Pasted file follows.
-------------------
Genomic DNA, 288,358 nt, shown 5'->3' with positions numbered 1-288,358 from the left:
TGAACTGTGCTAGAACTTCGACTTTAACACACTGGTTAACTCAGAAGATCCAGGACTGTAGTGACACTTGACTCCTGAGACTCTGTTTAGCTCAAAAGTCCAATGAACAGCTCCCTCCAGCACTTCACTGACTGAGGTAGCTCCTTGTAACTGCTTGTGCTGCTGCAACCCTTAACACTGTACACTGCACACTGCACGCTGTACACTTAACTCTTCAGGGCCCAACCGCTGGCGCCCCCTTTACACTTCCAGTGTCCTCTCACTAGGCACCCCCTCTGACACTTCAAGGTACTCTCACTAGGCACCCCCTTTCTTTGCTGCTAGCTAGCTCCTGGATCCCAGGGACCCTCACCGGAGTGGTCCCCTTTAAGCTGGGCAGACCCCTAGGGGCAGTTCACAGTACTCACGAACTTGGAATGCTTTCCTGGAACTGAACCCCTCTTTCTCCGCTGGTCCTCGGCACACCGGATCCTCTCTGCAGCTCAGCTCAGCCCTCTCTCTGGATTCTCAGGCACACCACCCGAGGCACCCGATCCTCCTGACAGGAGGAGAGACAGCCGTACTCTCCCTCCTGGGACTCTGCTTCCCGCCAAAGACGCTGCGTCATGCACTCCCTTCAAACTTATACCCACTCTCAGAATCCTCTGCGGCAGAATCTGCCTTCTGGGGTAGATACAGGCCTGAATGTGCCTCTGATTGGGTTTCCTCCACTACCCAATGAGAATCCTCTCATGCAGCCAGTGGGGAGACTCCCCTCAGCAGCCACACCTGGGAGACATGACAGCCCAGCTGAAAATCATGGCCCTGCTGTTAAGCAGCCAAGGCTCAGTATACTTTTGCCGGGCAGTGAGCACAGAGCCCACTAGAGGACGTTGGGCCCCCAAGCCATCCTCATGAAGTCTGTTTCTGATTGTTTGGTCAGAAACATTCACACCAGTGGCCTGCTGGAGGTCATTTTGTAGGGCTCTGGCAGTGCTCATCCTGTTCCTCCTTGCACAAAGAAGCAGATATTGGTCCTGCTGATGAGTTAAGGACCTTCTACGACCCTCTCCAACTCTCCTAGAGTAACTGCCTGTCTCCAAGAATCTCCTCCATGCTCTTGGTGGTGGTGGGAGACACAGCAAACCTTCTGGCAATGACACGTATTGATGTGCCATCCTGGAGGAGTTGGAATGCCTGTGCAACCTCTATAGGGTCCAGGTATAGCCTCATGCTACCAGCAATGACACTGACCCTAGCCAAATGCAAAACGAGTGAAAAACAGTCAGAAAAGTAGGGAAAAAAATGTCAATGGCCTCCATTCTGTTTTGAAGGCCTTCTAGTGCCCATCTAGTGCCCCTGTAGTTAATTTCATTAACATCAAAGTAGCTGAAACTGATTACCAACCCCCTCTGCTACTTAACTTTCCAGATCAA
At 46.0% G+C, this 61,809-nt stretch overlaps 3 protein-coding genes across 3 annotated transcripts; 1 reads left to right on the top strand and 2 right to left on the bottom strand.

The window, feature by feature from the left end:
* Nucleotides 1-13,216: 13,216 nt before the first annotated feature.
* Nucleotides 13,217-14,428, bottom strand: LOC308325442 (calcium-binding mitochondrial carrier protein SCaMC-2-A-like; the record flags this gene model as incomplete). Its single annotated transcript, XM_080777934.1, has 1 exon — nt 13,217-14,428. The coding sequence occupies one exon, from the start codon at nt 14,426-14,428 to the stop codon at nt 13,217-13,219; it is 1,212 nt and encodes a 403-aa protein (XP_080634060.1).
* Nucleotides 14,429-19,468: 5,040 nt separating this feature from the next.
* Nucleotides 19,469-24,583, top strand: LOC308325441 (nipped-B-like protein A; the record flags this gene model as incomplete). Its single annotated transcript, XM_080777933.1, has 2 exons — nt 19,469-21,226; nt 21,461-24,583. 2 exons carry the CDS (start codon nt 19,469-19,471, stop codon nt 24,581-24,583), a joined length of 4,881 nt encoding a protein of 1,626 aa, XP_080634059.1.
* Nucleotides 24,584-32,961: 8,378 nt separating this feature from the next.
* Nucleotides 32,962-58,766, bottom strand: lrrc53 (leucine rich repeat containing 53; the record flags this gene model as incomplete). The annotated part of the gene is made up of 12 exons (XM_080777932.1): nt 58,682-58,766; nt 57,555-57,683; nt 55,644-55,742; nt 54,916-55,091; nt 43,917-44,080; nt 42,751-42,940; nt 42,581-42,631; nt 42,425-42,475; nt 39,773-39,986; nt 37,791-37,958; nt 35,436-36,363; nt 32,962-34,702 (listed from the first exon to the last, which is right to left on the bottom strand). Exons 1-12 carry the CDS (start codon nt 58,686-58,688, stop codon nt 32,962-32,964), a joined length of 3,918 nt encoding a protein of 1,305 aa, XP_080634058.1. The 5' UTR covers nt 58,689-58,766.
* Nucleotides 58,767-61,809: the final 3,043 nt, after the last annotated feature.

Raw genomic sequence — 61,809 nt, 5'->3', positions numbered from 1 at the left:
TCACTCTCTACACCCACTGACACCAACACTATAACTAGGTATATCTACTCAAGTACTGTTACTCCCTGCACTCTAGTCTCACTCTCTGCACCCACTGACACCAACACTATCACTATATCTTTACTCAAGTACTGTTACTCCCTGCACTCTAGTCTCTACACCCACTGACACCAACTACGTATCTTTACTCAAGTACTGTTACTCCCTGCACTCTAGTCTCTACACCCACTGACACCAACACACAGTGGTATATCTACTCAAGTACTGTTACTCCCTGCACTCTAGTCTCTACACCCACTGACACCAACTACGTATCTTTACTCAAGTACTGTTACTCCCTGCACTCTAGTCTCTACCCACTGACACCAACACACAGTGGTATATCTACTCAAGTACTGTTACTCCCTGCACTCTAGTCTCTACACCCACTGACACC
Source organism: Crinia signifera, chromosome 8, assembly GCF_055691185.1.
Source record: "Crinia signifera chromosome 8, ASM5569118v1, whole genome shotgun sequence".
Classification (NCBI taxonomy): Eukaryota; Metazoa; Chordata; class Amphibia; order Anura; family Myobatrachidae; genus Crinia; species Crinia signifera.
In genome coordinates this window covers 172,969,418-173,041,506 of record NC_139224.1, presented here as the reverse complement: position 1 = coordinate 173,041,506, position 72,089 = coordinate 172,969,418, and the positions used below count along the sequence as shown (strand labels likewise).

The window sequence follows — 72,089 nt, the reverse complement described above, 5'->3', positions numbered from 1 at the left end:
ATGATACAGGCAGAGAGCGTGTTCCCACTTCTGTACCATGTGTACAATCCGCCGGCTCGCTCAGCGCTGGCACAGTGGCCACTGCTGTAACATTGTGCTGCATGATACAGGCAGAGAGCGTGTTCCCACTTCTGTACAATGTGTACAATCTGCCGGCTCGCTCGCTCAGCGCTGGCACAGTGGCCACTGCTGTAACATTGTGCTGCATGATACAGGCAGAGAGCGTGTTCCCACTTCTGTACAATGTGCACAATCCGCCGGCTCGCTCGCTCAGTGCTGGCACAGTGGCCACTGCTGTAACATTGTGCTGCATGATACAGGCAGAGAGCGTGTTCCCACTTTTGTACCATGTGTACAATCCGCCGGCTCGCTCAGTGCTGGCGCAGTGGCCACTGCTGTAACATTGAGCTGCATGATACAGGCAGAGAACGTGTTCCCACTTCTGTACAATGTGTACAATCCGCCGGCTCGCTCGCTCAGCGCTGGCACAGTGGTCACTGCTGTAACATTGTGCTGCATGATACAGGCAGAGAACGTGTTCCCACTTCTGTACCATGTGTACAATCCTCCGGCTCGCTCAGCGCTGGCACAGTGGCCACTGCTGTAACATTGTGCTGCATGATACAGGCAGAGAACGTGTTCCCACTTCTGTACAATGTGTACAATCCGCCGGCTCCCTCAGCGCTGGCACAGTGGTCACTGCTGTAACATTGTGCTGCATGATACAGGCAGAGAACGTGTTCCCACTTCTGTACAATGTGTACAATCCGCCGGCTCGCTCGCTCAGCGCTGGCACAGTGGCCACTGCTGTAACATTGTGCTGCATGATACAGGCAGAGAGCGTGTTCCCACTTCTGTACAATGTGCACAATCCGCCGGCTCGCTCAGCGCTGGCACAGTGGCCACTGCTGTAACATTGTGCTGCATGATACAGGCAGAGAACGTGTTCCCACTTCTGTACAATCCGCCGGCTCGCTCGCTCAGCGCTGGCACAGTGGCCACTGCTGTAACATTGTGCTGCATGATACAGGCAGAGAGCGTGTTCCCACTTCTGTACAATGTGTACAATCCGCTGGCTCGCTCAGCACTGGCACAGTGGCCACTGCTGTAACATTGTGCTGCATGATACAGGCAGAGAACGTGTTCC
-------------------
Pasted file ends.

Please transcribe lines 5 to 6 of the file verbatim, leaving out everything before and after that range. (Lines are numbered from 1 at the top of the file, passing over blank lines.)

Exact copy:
* Nucleotides 1-13,216: 13,216 nt before the first annotated feature.
* Nucleotides 13,217-14,428, bottom strand: LOC308325442 (calcium-binding mitochondrial carrier protein SCaMC-2-A-like; the record flags this gene model as incomplete). Its single annotated transcript, XM_080777934.1, has 1 exon — nt 13,217-14,428. The coding sequence occupies one exon, from the start codon at nt 14,426-14,428 to the stop codon at nt 13,217-13,219; it is 1,212 nt and encodes a 403-aa protein (XP_080634060.1).